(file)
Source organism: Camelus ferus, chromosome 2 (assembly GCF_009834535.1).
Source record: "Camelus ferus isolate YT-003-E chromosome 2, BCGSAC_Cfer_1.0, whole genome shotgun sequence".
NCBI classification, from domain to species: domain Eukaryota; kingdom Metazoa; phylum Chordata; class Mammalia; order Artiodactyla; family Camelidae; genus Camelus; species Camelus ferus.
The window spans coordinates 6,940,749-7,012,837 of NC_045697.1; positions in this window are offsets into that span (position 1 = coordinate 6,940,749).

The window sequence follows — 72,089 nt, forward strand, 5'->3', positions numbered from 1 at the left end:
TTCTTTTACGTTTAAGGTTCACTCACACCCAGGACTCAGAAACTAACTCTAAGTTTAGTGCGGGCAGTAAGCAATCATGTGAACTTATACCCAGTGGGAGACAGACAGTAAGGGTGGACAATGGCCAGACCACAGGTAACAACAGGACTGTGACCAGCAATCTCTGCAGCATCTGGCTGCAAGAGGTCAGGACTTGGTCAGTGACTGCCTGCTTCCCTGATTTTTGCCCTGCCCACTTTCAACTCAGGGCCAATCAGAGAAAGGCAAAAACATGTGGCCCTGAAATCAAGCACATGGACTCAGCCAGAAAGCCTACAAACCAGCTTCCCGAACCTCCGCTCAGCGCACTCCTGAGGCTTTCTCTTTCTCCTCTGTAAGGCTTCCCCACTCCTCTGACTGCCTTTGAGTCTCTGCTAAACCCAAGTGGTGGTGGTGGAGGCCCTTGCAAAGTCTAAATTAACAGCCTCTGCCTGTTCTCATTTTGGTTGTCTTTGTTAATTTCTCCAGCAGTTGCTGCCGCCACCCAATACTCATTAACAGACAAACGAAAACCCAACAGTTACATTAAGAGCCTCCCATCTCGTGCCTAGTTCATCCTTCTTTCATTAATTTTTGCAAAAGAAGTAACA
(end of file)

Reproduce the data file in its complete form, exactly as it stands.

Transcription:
Source organism: Camelus ferus, chromosome 2 (assembly GCF_009834535.1).
Source record: "Camelus ferus isolate YT-003-E chromosome 2, BCGSAC_Cfer_1.0, whole genome shotgun sequence".
NCBI classification, from domain to species: domain Eukaryota; kingdom Metazoa; phylum Chordata; class Mammalia; order Artiodactyla; family Camelidae; genus Camelus; species Camelus ferus.
The window spans coordinates 6,940,749-7,012,837 of NC_045697.1; positions in this window are offsets into that span (position 1 = coordinate 6,940,749).

The window sequence follows — 72,089 nt, forward strand, 5'->3', positions numbered from 1 at the left end:
TTCTTTTACGTTTAAGGTTCACTCACACCCAGGACTCAGAAACTAACTCTAAGTTTAGTGCGGGCAGTAAGCAATCATGTGAACTTATACCCAGTGGGAGACAGACAGTAAGGGTGGACAATGGCCAGACCACAGGTAACAACAGGACTGTGACCAGCAATCTCTGCAGCATCTGGCTGCAAGAGGTCAGGACTTGGTCAGTGACTGCCTGCTTCCCTGATTTTTGCCCTGCCCACTTTCAACTCAGGGCCAATCAGAGAAAGGCAAAAACATGTGGCCCTGAAATCAAGCACATGGACTCAGCCAGAAAGCCTACAAACCAGCTTCCCGAACCTCCGCTCAGCGCACTCCTGAGGCTTTCTCTTTCTCCTCTGTAAGGCTTCCCCACTCCTCTGACTGCCTTTGAGTCTCTGCTAAACCCAAGTGGTGGTGGTGGAGGCCCTTGCAAAGTCTAAATTAACAGCCTCTGCCTGTTCTCATTTTGGTTGTCTTTGTTAATTTCTCCAGCAGTTGCTGCCGCCACCCAATACTCATTAACAGACAAACGAAAACCCAACAGTTACATTAAGAGCCTCCCATCTCGTGCCTAGTTCATCCTTCTTTCATTAATTTTTGCAAAAGAAGTAACA